An insult always says more about the person hurling shade than its intended target.

It might not always feel that way, but it certainly applies to the avalanche of unsolicited critiques of the women contending to share the Democratic ticket with Joe Biden.

What does this say about the Democratic Party? About Biden’s circle of chatty allies? About our country’s embrace of female leadership? I think you know the answer.

We are a young country, still getting used to the notion that authority does not always come wrapped up as a White male. This year, the number of women running Fortune 500 companies hit an all-time high at 37. Don’t even wind me up about diversity — only three of the 37 are women of color. None are Black.

That, of course, stands in stark contrast to the current national obsession over Joe Biden’s running mate — a drama where several highly qualified Black women are getting top billing. At some point off in the middle distance of history, we will look back on this moment with a certain amount of awe and celebration.

But right now it resembles a prickly reality show where the women who might make history must first walk head high through a rain of fists from aging men “critiquing” their talents by speaking sideways to the dudes in the political press. It feels like a bunch of high school jocks assessing potential homecoming queens. In that worldview, the expectation is that the woman who wears the smaller, daintier crown will herself understand that her primary purpose is to adorn the fellow seated to her left but never rise to his stature.

Sen. Kamala D. Harris (Calif.) is deemed to be “too ambitious” or too aggressive by a group of Biden allies, reportedly including former senator Chris Dodd, who back in 2008 gave into his own ambition to make a run for the job his friend Biden now seeks. We learned he holds a dim view of Harris confronting Biden in a debate about busing, because he whispered this to a friend who whispered it to a reporter who picked up the phone and asked a series of men to opine on this notion that ambition is unseemly. Dodd’s spokesman later issued a statement saying the former senator from Connecticut has nothing but the “utmost respect for Senator Harris and her qualifications.”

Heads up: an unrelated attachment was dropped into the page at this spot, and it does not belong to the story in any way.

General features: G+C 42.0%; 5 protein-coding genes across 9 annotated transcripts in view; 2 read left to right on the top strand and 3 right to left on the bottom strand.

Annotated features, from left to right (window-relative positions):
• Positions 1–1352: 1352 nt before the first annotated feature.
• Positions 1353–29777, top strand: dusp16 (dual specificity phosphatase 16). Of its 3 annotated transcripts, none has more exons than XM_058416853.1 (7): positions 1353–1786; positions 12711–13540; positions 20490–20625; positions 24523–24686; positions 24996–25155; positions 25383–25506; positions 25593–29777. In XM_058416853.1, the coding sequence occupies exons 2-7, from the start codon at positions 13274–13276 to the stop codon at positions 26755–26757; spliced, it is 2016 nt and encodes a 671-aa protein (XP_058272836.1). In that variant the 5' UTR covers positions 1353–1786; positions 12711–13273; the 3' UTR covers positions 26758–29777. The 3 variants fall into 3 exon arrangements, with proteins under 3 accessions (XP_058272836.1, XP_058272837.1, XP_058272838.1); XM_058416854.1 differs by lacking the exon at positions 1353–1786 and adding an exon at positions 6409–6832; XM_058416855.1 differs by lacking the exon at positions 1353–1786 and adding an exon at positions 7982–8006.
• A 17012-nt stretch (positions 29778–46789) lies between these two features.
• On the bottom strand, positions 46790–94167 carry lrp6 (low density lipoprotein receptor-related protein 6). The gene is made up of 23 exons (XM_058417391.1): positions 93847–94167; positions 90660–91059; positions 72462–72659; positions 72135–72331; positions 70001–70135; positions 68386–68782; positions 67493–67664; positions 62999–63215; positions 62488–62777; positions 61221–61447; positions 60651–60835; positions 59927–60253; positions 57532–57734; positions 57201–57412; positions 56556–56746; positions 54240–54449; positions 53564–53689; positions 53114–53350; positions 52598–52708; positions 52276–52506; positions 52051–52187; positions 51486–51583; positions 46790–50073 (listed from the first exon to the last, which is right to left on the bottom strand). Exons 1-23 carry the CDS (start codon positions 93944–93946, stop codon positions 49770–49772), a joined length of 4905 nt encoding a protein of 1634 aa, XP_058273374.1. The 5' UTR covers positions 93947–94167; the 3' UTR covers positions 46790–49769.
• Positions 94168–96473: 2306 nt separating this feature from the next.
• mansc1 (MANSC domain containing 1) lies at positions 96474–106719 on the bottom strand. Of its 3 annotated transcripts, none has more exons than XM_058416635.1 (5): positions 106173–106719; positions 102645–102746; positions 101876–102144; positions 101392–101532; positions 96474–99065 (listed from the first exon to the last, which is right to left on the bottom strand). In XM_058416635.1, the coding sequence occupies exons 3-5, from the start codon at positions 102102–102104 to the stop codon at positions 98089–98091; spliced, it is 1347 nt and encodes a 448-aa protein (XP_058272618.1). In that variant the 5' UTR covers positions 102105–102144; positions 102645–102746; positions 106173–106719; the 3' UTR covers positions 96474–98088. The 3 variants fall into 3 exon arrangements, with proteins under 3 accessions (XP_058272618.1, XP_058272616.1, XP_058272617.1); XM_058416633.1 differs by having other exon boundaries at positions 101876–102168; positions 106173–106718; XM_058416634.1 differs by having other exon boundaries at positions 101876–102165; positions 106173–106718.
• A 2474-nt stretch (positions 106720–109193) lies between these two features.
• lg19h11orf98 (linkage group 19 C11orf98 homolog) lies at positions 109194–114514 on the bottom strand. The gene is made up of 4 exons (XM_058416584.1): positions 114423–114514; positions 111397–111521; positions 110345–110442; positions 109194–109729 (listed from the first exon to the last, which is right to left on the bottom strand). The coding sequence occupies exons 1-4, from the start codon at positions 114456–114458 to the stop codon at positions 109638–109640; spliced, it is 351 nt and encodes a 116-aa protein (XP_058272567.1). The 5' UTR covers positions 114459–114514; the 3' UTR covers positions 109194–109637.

It was a graceful gesture but also much like trying to un-ring a bell. The question of ambition had already been fully aerosolized.

There is nothing wrong with a little ambition. Ambition is what you want in someone who might have to take the helm at a moment’s notice. When I fly — that is, when I used to fly, before the pandemic hit — I always want the co-pilot to be both qualified and ambitious if he or she or they ever have to take the controls. I hoped the ambition to be in the big seat would outweigh any ambivalence about being in the top spot. I suspect the critique of Harris and her supposedly outsize ambition has as much to do with her critics’ discomfort as her qualifications.

Susan E. Rice is deemed to be too much of a lightning rod because she can swear like a sailor, throw an occasional elbow and get in someone’s face to make her point. All of these things qualify men for merit badges and bragging rights, but when associated with a woman, and especially a strong Black woman, they are an excuse to look past a stellar career. In Rice’s case, that means Stanford, Rhodes Scholar at Oxford University, U.S. ambassador to the United Nations, national security adviser, trusted senior official for two presidents.

At a Group of 20 summit in 2015, President Barack Obama had an impromptu sideline discussion with Russia’s President Vladimir Putin, captured by then-White House photographer Pete Souza. It wasn’t on the schedule. It was just four people seated in a circle — no more than four feet apart. That Rice was there suggests that she knows when to be a lightning rod and when to be a divining rod.

Rep. Karen Bass (D-Calif.) has spent the week explaining away past praise for the church of Scientology and Fidel Castro. But even defenders among the so-called Biden allies diminish her accomplishments. In their eyes, she is deemed more amenable and less threatening than some others on the veepstakes list. It’s a compliment that comes with thorns and ignores her years of activism in the pursuit of social justice. (And anyone who thinks Bass is a pushover has never bothered to look at her campaign debates.)

I know that scrutiny is traditionally part of the vetting process for such a high-level job. This is after all a job review for the person who will work a heartbeat away from the presidency. The moment Biden pledged to put a woman on his ticket, we should have girded ourselves for scrutiny that is steeped in sexism.

I had hoped for better. A moment that represents so much progress feels retrograde. The Democrats are trying to unseat a bully. They need to stop using a bully’s tactics in pursuit of that goal.

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